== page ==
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Republican-Led Cannabis Legalization?

Nov 16, 2021

This article was updated to reflect developments on November 16, 2021

Historically, when you think of cannabis legalization, you think about Democratic-led bills.  In fact, many experts believed that legalization was going to happen during the Biden Administration.  With a Democratic President, and a Democratic House and Senate, the time finally seemed right for legalization. But, while Vice President Harris has always been a staunch supporter of legalizing cannabis, President Biden has not.  And with the Democratic margins in the House and the Senate shrinking, and COVID-19 and the economy still on everybody’s mind, the Democratic Party seems to have other priorities that rank a little higher than cannabis legalization.  Also, without an alternative to the current tax system, which taxes cannabis at an extremely high effective rate, maybe the chance to legalize cannabis has past us by ….

Or has it?

On November 15, a Republican-led bill titled the “States Reform Act (“SRA”),” an alternative to the Democrats model, was proposed.  Simply put, the Republican-led bill would remove marijuana from Schedule 1 of the Controlled Substance Act and impose a 3% excise tax on the sale of cannabis products.  Under this proposal, cannabis would be treated similarly to alcohol, thereby removing the Food and Drug Administration FDA as the regulatory body and making the Treasury Department’s Alcohol and Tobacco Tax and Trade Bureau, to be renamed as The Bureau of Alcohol, Tobacco, and Cannabis Tax and Trade Bureau, the chief regulator for the industry.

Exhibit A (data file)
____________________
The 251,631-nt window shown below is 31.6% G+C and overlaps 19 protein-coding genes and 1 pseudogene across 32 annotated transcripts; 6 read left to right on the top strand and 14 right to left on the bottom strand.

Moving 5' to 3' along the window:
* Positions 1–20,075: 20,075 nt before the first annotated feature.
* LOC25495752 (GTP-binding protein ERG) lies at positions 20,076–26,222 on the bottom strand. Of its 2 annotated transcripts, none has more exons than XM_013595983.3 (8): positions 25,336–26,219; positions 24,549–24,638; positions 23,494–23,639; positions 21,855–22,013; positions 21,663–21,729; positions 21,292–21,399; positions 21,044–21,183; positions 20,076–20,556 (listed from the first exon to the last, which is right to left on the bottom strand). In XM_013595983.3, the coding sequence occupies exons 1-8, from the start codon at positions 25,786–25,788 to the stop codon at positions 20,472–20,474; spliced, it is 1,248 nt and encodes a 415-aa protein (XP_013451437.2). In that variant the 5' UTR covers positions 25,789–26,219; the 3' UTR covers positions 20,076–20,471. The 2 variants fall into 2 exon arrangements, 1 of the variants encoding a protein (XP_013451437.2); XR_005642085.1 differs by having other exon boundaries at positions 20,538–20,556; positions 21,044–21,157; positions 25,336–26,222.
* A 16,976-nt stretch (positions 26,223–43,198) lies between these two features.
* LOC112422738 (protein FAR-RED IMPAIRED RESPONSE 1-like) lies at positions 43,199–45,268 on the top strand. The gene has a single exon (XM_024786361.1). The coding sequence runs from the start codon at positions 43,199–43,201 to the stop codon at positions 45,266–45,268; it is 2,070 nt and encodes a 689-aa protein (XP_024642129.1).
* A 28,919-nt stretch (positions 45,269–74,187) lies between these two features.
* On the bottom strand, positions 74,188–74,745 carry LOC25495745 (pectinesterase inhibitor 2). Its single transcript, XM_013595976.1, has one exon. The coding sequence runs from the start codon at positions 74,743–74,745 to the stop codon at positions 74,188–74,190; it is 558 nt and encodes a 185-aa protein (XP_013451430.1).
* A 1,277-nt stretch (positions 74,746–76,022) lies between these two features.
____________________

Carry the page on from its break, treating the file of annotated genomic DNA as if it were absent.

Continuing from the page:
In addition, as is the case with the proposed “Marijuana Opportunity, Reinvestment and Expungement Act” (the “MORE Act”), and the “Cannabis Administration and Opportunity Act” (the “CAO Act”), the SRA would direct federal agencies to expunge each conviction for a non-violet cannabis offense entered prior to the SRA but would exclude those acts of persons who worked for drug cartels.  The SRA proposes a lower excise tax than both the MORE Act and the CAO Act.

The Republican proposal also has limitations on advertising and will allow only those over the age of 21 to purchase and use recreational cannabis.

This bill is being championed by Nancy Mace, R-SC. Representative Mace was the sole Republican to support a recent bill to investigate the therapeutic potential of cannabis for military veterans. One of the requirements for a drug to be considered on Schedule 1 is that is has “no currently accepted medical use in the United States.”

In a recent Gallop Poll, about 68% of Americans support legalizing cannabis.  Surprisingly, while 83% of Democrats support cannabis legalization, 50% of Republicans also support legalization.

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